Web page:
Jewish Museum in Philadelphia Honors Fallen Jewish US Military Chaplains
PHILADELPHIA (CBS) – The National Museum of American Jewish History honored 14 fallen Jewish US military chaplains during a commemorative program today and unveiled a special plaque honoring their service.
The chaplains served their country in World War II, in Cold War conflicts, and during the Vietnam era.
Today, Jewish war veterans and their families gathered for the occasion and to view the memorial plaque, which will be placed later this month on Chaplain’s Hill at Arlington National Cemetery.
Dan Ocko, a board member of the Four Chaplains Memorial Foundation, says the memorial offers everyone the opportunity to reflect on more than just the ultimate price the chaplains paid for their country.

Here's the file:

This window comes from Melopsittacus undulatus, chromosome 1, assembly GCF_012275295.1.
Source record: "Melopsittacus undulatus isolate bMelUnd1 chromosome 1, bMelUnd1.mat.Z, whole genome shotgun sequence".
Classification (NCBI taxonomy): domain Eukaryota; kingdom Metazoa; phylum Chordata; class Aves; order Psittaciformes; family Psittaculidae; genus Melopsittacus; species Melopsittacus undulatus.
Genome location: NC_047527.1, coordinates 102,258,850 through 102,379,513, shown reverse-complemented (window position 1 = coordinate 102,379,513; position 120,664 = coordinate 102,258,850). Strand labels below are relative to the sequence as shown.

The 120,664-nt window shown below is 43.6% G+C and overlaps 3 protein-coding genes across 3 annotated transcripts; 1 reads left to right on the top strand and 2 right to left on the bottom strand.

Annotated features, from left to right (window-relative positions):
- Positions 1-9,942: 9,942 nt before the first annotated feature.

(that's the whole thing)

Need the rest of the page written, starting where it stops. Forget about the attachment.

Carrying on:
“We should celebrate. We should remember. We should honor these 14 chaplains, not only for their mortal sacrifice or how they died, but in how they lived, in how they served, and how they comforted men and women in harm’s way,” he said.
Ocko says Rabbi Alexander Goode — the first name on the plaque — and three other military chaplains of different faiths were on board the troop carrier Dorchester when it was torpedoed in 1943. Ocko says survivors’ accounts describe how the men, later to become known as “The Four Chaplains,” handed out life jackets, then stood together and prayed one last time before going down with the ship.
Reported by Mark Abrams, KYW Newsradio 1060